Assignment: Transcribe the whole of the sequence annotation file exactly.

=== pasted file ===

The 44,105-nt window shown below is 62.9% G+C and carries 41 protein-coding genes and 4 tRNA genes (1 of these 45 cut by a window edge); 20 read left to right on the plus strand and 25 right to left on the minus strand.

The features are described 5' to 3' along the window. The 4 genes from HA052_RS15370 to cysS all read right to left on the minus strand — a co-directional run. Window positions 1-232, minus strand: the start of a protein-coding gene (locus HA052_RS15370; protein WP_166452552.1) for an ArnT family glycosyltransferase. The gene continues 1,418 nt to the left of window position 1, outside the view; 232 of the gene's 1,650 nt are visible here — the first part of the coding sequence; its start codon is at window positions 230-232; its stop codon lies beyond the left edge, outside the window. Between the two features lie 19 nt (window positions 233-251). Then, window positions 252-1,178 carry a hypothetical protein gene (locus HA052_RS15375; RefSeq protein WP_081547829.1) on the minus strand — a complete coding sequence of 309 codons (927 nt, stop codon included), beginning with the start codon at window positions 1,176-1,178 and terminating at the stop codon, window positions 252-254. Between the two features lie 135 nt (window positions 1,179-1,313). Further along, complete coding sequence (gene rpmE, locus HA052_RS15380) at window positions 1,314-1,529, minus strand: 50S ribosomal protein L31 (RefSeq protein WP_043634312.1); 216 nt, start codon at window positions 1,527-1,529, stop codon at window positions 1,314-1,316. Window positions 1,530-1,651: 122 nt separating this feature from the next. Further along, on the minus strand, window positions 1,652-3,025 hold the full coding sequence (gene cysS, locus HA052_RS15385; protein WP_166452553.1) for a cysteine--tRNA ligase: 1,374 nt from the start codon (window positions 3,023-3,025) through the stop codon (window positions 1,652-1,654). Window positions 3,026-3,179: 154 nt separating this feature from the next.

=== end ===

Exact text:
The 44,105-nt window shown below is 62.9% G+C and carries 41 protein-coding genes and 4 tRNA genes (1 of these 45 cut by a window edge); 20 read left to right on the plus strand and 25 right to left on the minus strand.

The features are described 5' to 3' along the window. The 4 genes from HA052_RS15370 to cysS all read right to left on the minus strand — a co-directional run. Window positions 1-232, minus strand: the start of a protein-coding gene (locus HA052_RS15370; protein WP_166452552.1) for an ArnT family glycosyltransferase. The gene continues 1,418 nt to the left of window position 1, outside the view; 232 of the gene's 1,650 nt are visible here — the first part of the coding sequence; its start codon is at window positions 230-232; its stop codon lies beyond the left edge, outside the window. Between the two features lie 19 nt (window positions 233-251). Then, window positions 252-1,178 carry a hypothetical protein gene (locus HA052_RS15375; RefSeq protein WP_081547829.1) on the minus strand — a complete coding sequence of 309 codons (927 nt, stop codon included), beginning with the start codon at window positions 1,176-1,178 and terminating at the stop codon, window positions 252-254. Between the two features lie 135 nt (window positions 1,179-1,313). Further along, complete coding sequence (gene rpmE, locus HA052_RS15380) at window positions 1,314-1,529, minus strand: 50S ribosomal protein L31 (RefSeq protein WP_043634312.1); 216 nt, start codon at window positions 1,527-1,529, stop codon at window positions 1,314-1,316. Window positions 1,530-1,651: 122 nt separating this feature from the next. Further along, on the minus strand, window positions 1,652-3,025 hold the full coding sequence (gene cysS, locus HA052_RS15385; protein WP_166452553.1) for a cysteine--tRNA ligase: 1,374 nt from the start codon (window positions 3,023-3,025) through the stop codon (window positions 1,652-1,654). Window positions 3,026-3,179: 154 nt separating this feature from the next.